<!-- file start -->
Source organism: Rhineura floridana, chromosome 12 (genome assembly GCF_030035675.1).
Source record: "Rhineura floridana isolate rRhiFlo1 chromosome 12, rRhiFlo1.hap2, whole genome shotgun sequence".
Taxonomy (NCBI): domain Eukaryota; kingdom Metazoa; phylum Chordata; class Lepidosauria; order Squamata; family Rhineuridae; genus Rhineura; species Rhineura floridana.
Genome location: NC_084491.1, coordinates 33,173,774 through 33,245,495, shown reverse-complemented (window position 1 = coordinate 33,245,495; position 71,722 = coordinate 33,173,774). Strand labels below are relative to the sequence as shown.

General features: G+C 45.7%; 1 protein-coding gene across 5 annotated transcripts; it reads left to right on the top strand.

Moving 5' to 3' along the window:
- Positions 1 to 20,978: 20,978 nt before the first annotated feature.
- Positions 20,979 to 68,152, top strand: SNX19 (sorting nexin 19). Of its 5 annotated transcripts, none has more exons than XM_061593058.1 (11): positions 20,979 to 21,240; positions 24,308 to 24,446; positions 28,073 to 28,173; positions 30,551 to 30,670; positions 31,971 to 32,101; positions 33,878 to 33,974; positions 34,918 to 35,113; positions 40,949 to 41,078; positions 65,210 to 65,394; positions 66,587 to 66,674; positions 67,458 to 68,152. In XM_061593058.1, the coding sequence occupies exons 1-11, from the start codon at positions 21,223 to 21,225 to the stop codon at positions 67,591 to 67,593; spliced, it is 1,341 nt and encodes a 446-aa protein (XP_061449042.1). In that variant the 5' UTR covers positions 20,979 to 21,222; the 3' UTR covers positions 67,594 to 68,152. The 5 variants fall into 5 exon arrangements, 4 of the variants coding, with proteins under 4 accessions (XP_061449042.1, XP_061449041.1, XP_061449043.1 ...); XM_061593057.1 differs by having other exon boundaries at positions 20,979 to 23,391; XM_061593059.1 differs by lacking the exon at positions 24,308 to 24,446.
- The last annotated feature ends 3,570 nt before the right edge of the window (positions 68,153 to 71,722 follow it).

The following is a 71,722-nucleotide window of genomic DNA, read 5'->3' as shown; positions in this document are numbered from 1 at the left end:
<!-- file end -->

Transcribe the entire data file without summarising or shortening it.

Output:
Source organism: Rhineura floridana, chromosome 12 (genome assembly GCF_030035675.1).
Source record: "Rhineura floridana isolate rRhiFlo1 chromosome 12, rRhiFlo1.hap2, whole genome shotgun sequence".
Taxonomy (NCBI): domain Eukaryota; kingdom Metazoa; phylum Chordata; class Lepidosauria; order Squamata; family Rhineuridae; genus Rhineura; species Rhineura floridana.
Genome location: NC_084491.1, coordinates 33,173,774 through 33,245,495, shown reverse-complemented (window position 1 = coordinate 33,245,495; position 71,722 = coordinate 33,173,774). Strand labels below are relative to the sequence as shown.

General features: G+C 45.7%; 1 protein-coding gene across 5 annotated transcripts; it reads left to right on the top strand.

Moving 5' to 3' along the window:
- Positions 1 to 20,978: 20,978 nt before the first annotated feature.
- Positions 20,979 to 68,152, top strand: SNX19 (sorting nexin 19). Of its 5 annotated transcripts, none has more exons than XM_061593058.1 (11): positions 20,979 to 21,240; positions 24,308 to 24,446; positions 28,073 to 28,173; positions 30,551 to 30,670; positions 31,971 to 32,101; positions 33,878 to 33,974; positions 34,918 to 35,113; positions 40,949 to 41,078; positions 65,210 to 65,394; positions 66,587 to 66,674; positions 67,458 to 68,152. In XM_061593058.1, the coding sequence occupies exons 1-11, from the start codon at positions 21,223 to 21,225 to the stop codon at positions 67,591 to 67,593; spliced, it is 1,341 nt and encodes a 446-aa protein (XP_061449042.1). In that variant the 5' UTR covers positions 20,979 to 21,222; the 3' UTR covers positions 67,594 to 68,152. The 5 variants fall into 5 exon arrangements, 4 of the variants coding, with proteins under 4 accessions (XP_061449042.1, XP_061449041.1, XP_061449043.1 ...); XM_061593057.1 differs by having other exon boundaries at positions 20,979 to 23,391; XM_061593059.1 differs by lacking the exon at positions 24,308 to 24,446.
- The last annotated feature ends 3,570 nt before the right edge of the window (positions 68,153 to 71,722 follow it).

The following is a 71,722-nucleotide window of genomic DNA, read 5'->3' as shown; positions in this document are numbered from 1 at the left end: